Khasan Khasanov
khasanov@uzgidro.uz
+998712310463
http://uzgidro.uz/

PSD last updated

14 Jul 2020

Understanding Transition

Further information regarding the EBRD’s approach to measuring transition impact is available here.

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General enquiries

Specific enquiries can be made using the EBRD Enquiries form.

Environmental and Social Policy (ESP)

The ESP and the associated Performance Requirements (PRs) set out the ways in which the EBRD implements its commitment to promoting “environmentally sound and sustainable development”.  The ESP and the PRs include specific provisions for clients to comply with the applicable requirements of national laws on public information and consultation as well as to establish a grievance mechanism to receive and facilitate resolution of stakeholders’ concerns and grievances, in particular, about environmental and social performance of the client and the project. Proportionate to the nature and scale of a project’s environmental and social risks and impacts, the EBRD additionally requires its clients to disclose information, as appropriate, about the risks and impacts arising from projects or to undertake meaningful consultation with stakeholders and consider and respond to their feedback.

More information on the EBRD’s practices in this regard is set out in the ESP.

Integrity and Compliance

The EBRD's Office of the Chief Compliance Officer (OCCO) promotes good governance and ensures that the highest standards of integrity are applied to all activities of the Bank in accordance with international best practice. Integrity due diligence is conducted on all Bank clients to ensure that projects do not present unacceptable integrity or reputational risks to the Bank. The Bank believes that identifying and resolving issues at the project assessment approval stages is the most effective means of ensuring the integrity of Bank transactions. OCCO plays a key role in these protective efforts, and also helps to monitor integrity risks in projects post-investment.

OCCO is also responsible for investigating allegations of fraud, corruption and misconduct in EBRD-financed projects. Anyone, both within or outside the Bank, who suspects fraud or corruption should submit a written report to the Chief Compliance Officer by email to compliance@ebrd.com. All matters reported will be handled by OCCO for follow-up. All reports, including anonymous ones, will be reviewed. Reports can be made in any language of the Bank or of the Bank's countries of operation. The information provided must be made in good faith.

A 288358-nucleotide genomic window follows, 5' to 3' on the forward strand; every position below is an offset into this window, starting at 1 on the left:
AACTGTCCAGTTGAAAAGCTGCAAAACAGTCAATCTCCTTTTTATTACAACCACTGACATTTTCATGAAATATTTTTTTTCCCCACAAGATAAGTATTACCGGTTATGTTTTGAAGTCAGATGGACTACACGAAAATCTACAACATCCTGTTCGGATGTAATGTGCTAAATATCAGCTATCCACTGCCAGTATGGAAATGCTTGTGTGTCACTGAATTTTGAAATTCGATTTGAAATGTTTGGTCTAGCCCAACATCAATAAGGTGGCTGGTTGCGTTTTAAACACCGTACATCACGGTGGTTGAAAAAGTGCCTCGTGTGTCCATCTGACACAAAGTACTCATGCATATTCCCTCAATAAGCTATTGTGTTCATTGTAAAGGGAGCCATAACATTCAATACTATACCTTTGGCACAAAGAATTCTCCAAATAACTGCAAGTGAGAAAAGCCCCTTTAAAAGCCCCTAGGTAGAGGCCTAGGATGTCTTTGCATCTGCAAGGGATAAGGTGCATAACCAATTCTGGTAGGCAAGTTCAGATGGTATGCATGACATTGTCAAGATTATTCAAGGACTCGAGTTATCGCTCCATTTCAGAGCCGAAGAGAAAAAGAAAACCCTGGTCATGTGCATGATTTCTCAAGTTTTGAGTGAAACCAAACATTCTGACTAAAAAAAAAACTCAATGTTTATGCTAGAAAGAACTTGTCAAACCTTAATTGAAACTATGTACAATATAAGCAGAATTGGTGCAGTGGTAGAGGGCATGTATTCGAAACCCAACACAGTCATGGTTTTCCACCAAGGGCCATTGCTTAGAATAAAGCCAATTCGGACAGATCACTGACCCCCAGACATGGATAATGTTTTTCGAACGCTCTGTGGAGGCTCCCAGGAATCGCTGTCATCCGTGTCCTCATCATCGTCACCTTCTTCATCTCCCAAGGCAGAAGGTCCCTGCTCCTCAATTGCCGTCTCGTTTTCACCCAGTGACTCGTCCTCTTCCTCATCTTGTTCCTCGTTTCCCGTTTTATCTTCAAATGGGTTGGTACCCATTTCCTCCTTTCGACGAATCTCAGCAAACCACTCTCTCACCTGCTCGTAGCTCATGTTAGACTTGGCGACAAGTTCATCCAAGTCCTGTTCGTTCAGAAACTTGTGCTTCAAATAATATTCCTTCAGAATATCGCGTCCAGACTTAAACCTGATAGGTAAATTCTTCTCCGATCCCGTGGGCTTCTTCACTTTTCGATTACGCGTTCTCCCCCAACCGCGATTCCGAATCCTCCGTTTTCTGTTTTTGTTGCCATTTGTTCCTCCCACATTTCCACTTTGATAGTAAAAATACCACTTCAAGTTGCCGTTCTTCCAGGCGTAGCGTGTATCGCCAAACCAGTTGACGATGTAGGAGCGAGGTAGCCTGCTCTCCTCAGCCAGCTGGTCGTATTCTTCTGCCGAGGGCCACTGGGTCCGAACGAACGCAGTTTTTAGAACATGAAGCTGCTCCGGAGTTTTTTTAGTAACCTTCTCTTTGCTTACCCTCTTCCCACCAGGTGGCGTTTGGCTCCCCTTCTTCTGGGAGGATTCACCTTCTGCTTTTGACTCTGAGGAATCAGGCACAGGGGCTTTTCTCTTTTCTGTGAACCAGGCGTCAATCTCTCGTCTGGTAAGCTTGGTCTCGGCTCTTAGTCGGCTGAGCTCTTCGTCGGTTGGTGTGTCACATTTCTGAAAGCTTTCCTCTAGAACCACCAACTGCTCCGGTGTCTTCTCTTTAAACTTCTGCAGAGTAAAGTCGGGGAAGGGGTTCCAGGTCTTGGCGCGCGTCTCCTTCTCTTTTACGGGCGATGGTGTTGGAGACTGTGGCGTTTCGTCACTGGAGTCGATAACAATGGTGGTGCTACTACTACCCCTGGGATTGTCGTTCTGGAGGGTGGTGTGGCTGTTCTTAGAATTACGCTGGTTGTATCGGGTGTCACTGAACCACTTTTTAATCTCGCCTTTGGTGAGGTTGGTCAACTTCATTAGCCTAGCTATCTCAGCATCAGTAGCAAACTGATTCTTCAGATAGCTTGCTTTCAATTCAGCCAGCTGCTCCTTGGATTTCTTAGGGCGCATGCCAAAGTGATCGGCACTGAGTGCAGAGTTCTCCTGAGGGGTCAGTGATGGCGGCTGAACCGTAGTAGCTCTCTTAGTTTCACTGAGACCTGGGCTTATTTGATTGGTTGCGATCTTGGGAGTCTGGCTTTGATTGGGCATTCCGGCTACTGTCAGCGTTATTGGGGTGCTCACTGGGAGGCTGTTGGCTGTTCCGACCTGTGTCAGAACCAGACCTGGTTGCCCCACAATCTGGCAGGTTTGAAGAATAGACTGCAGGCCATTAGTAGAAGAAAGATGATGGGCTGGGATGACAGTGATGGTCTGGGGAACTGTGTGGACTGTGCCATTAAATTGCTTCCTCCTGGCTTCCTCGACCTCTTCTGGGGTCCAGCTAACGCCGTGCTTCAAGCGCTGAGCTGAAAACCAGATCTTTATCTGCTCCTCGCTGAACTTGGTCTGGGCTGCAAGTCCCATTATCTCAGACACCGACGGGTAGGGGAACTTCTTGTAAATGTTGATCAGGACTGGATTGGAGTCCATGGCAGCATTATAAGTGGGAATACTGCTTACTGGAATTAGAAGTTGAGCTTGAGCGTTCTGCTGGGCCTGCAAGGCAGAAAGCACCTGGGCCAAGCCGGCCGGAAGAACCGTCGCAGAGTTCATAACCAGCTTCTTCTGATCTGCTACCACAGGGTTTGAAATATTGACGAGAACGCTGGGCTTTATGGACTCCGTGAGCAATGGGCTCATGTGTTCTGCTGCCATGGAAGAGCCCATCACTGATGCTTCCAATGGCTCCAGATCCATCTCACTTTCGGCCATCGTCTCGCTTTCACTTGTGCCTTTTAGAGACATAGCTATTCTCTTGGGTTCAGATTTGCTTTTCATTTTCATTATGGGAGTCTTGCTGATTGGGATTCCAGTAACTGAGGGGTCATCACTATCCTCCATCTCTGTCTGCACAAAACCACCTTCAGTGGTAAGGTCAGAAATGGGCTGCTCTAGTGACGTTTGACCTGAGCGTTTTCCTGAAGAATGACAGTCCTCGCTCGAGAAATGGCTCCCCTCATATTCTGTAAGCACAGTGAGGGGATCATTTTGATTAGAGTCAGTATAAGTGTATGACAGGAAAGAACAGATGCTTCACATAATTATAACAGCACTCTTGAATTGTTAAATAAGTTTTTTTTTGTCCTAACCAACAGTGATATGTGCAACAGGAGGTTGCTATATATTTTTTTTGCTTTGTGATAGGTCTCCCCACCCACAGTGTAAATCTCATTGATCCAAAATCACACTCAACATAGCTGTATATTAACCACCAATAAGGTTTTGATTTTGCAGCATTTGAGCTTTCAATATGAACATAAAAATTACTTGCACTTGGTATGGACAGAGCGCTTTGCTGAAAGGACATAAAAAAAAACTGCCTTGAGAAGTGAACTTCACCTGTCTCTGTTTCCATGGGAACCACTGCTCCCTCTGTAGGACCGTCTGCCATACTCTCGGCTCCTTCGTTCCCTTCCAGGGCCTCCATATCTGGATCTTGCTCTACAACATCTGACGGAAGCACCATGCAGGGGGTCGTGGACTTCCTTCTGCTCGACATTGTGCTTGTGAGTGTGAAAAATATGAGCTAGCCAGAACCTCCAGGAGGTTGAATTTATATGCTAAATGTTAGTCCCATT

Access to Information Policy (AIP)

The AIP sets out how the EBRD discloses information and consults with its stakeholders so as to promote better awareness and understanding of its strategies, policies and operations following its entry into force on 1 January 2020. Please visit the Access to Information Policy page to find out what information is available from the EBRD website.

Specific requests for information can be made using the EBRD Enquiries form.

Independent Project Accountability Mechanism (IPAM)

If efforts to address environmental, social or public disclosure concerns with the Client or the Bank are unsuccessful (e.g. through the Client’s Project-level grievance mechanism or through direct engagement with Bank management), individuals and organisations may seek to address their concerns through the EBRD’s Independent Project Accountability Mechanism (IPAM).

IPAM independently reviews Project issues that are believed to have caused (or to be likely to cause) harm. The purpose of the Mechanism is: to support dialogue between Project stakeholders to resolve environmental, social and public disclosure issues; to determine whether the Bank has complied with its Environmental and Social Policy or Project-specific provisions of its Access to Information Policy; and where applicable, to address any existing non-compliance with these policies, while preventing future non-compliance by the Bank.

Please visit the Independent Project Accountability Mechanism webpage to find out how to submit a Request for review through our confidential online form, by emailmail or telephone. IPAM is available to discuss your concerns and answer any questions you may have about the submission or handling of Requests, which follow the Project Accountability Policy and Guidance. Requesters’ identities may be kept confidential, upon request.